'Tired' of running, inmate missing since 1999 surrenders in Oklahoma
OKLAHOMA CITY — After 14 years on the run from the FBI and tips from witnesses in two countries, David Lee Kemp turned himself over to authorities in southwest Oklahoma early Friday morning, local authorities said.
Kemp, of Lawton, Okla., was the only inmate to elude capture in an escape with eight other inmates in March 1999 while awaiting trial on in the killings of his ex-wife and her boyfriend.
Comanche County Sheriff Kenny Stradley said Kemp told police he was done running.
“He said that he was just tired basically of running and it was affecting his health,” Stradley said.
Kemp was taken into custody at 1:40 a.m. on charges of felony first-degree murder and escaping from a county jail, a misdemeanor.
The sequence of events leading up to his arrest started at a rest stop on Interstate 44, Stradley said, when Kemp knocked on the window of a sleeping truck driver.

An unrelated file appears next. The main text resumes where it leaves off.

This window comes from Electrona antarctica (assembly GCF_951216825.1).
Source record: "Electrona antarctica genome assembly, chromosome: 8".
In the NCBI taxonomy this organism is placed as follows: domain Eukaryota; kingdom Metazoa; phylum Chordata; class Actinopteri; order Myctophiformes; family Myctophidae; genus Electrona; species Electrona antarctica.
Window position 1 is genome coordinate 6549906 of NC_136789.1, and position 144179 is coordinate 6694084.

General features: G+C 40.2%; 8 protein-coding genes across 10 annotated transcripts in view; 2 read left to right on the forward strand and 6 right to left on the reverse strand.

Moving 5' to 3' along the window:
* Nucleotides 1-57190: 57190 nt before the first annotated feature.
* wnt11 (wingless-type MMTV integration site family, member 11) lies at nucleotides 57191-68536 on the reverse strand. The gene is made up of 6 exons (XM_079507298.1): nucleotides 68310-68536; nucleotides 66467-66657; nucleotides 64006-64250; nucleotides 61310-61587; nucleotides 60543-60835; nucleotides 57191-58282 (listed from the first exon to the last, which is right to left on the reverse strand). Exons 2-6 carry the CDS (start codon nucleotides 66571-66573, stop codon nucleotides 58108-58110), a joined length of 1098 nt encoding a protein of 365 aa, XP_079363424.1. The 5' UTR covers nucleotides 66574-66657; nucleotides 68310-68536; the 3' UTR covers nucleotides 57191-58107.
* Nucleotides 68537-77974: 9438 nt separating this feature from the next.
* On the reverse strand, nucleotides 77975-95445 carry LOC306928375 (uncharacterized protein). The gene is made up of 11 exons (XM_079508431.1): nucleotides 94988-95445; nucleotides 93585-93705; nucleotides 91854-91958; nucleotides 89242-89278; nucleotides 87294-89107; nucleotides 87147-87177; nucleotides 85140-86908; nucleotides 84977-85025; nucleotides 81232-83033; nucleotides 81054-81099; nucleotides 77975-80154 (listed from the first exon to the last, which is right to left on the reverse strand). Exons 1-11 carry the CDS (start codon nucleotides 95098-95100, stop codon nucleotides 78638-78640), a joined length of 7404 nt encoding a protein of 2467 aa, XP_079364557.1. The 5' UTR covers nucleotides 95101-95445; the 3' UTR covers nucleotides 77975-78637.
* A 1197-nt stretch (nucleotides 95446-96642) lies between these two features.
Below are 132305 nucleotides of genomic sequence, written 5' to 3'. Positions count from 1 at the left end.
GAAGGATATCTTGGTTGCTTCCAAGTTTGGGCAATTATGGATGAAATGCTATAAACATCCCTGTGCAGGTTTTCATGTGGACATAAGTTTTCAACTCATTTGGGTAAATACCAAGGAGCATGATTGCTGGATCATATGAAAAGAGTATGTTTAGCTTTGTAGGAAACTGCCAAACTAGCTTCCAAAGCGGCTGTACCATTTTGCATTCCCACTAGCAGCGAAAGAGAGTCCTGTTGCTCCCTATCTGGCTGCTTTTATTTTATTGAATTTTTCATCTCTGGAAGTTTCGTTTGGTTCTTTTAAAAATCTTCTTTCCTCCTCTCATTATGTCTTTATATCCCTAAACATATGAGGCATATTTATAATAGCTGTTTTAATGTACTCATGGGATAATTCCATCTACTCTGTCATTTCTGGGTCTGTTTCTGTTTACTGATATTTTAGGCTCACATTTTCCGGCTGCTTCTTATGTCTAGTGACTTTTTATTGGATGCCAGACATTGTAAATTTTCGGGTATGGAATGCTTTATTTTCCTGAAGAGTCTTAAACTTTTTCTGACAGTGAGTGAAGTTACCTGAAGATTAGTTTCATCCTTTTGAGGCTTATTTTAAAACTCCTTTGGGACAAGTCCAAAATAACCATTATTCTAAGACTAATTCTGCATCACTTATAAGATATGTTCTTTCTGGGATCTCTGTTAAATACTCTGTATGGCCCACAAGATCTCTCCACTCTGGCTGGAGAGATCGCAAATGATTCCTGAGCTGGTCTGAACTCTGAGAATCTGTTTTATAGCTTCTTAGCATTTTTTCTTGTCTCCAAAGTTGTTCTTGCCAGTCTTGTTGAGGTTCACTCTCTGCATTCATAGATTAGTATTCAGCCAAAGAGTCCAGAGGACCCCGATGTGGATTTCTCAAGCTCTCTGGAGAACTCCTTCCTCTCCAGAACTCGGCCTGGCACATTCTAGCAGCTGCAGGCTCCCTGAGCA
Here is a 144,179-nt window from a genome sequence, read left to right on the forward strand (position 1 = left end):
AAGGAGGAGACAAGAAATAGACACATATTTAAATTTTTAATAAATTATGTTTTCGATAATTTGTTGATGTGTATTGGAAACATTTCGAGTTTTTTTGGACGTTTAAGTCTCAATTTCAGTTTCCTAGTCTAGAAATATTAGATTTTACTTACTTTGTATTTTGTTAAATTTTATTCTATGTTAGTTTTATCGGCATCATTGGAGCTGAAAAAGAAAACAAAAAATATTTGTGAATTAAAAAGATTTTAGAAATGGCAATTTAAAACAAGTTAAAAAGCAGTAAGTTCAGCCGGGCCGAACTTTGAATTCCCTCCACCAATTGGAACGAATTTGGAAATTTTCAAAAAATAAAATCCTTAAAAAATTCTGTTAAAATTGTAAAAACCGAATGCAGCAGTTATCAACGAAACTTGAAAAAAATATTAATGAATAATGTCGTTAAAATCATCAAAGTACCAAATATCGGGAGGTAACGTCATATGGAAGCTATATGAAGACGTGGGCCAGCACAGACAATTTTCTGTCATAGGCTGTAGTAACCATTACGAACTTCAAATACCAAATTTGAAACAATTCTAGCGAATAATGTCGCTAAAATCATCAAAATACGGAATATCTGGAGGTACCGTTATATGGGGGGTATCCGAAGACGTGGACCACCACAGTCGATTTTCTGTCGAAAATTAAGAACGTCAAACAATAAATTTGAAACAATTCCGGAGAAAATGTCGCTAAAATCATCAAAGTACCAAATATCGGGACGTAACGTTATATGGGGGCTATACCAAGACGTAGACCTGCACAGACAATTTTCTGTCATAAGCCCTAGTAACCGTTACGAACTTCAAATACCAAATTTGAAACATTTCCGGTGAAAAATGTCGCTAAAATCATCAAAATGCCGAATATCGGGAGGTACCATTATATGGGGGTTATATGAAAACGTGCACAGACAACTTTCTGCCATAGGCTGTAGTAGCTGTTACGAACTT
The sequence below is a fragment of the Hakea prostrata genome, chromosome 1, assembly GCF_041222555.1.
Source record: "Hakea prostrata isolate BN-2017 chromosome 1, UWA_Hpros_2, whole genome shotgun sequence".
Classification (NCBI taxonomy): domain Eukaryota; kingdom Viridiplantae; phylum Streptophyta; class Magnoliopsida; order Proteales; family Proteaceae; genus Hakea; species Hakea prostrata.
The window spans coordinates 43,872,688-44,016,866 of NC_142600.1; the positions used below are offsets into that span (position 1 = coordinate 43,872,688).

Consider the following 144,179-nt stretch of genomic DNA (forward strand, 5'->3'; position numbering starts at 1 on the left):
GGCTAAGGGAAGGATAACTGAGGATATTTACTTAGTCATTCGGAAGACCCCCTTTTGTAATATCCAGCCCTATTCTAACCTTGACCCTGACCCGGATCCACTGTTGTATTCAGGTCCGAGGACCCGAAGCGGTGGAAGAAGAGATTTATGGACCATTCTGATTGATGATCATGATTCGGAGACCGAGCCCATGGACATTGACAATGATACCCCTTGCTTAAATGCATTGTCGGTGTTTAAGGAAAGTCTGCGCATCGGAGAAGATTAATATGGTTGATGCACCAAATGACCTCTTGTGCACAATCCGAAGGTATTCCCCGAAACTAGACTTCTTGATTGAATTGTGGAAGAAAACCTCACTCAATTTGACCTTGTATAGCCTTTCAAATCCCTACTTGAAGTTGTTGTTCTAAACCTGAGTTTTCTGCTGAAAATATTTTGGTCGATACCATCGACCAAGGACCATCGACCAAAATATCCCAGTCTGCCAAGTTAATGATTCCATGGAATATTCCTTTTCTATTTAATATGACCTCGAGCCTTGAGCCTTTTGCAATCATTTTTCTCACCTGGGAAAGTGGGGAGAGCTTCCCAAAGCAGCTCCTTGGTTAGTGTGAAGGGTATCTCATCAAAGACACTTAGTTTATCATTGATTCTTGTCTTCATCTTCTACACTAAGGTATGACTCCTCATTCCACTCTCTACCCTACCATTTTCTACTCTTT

“He said, ‘I need you to call Comanche County Sheriff's department to come up here. I need to talk to them,” Stradley said.
A deputy arrived, told Kemp he looked familiar and asked for Kemp's name. When Kemp told him, he was immediately arrested.
The bodies of Christina Cremer and her boyfriend, Robert Miller, were found in August 1998, riddled with bullets in their Lawton apartment. Kemp was apprehended by police in California days later and taken to Comanche County.
He and fellow inmates overpowered a guard with a large grilling fork. Most were recaptured the same day. Kemp was the subject of the “America's Most Wanted” and “Unsolved Mysteries” TV shows.
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